Justice lent the artifacts from the exhibition: a dress, a crop and a giant whip that belonged to her husband and expert chef, Marty. The replica of his desk contains family photos and a snapshot of Judge Ginsburg sitting on an elephant behind his friend and ideological rival Judge Antonin Scalia.

Of course, there is another elephant in the room which is not directly addressed by the exhibition: the posthumous anger expressed by some of those who wonder why she did not get off the bench when the pace was right. .

Should Justice Ginsburg have anticipated the partisan turn our national policy took that, among other things, undermined the Supreme Court confirmation process? Should she have retired in 2014, when she was 81, and when President Obama could have secured her replacement in the Senate? All legitimate questions, but given what she’s accomplished, it’s hard for many admirers to share the outrage.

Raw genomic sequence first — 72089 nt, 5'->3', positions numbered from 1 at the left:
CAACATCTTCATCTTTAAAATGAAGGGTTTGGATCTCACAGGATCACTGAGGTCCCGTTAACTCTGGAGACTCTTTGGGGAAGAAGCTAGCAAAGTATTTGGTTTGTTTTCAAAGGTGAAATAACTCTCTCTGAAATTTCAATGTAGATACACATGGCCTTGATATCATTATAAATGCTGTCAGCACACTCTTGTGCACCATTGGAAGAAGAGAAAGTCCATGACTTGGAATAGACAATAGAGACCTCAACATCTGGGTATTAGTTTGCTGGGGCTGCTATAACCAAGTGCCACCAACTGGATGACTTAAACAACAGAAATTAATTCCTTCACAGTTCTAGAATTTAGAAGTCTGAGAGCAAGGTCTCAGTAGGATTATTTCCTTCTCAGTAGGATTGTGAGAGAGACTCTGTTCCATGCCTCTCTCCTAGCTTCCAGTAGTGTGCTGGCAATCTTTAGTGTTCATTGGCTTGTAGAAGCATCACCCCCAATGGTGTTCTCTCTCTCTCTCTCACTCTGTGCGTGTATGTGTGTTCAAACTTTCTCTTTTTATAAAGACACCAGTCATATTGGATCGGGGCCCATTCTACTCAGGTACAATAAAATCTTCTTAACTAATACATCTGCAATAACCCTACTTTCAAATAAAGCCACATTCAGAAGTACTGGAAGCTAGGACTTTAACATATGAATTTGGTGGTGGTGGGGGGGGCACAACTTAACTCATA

I found it impossible to be at the historical society and not be sad about the death of Judge Ginsburg and think about what would happen if. What if she had lived long enough – a few more months – to be replaced by a justice aligned with her broad interpretation of human rights, the right to vote and issues of social justice?

What if his deathbed wish – not to be replaced until a new president is installed – had been granted? And what will the court do to erode the progress she fought so hard for?

Yet, as you browse this vibrant exhibit, it’s also impossible not to be deeply moved by the optimism and brilliance of this hardworking and determined person who has done so much to improve our world. Ruth Bader Ginsburg has surely earned her place in history: first as the legal architect of the modern women’s movement, then – whether in the majority or in dissent – as a judicial writer for the ages. .

Ms. West and Ms. Cohen’s latest films are “My name is Pauli Murray” and “Julia”.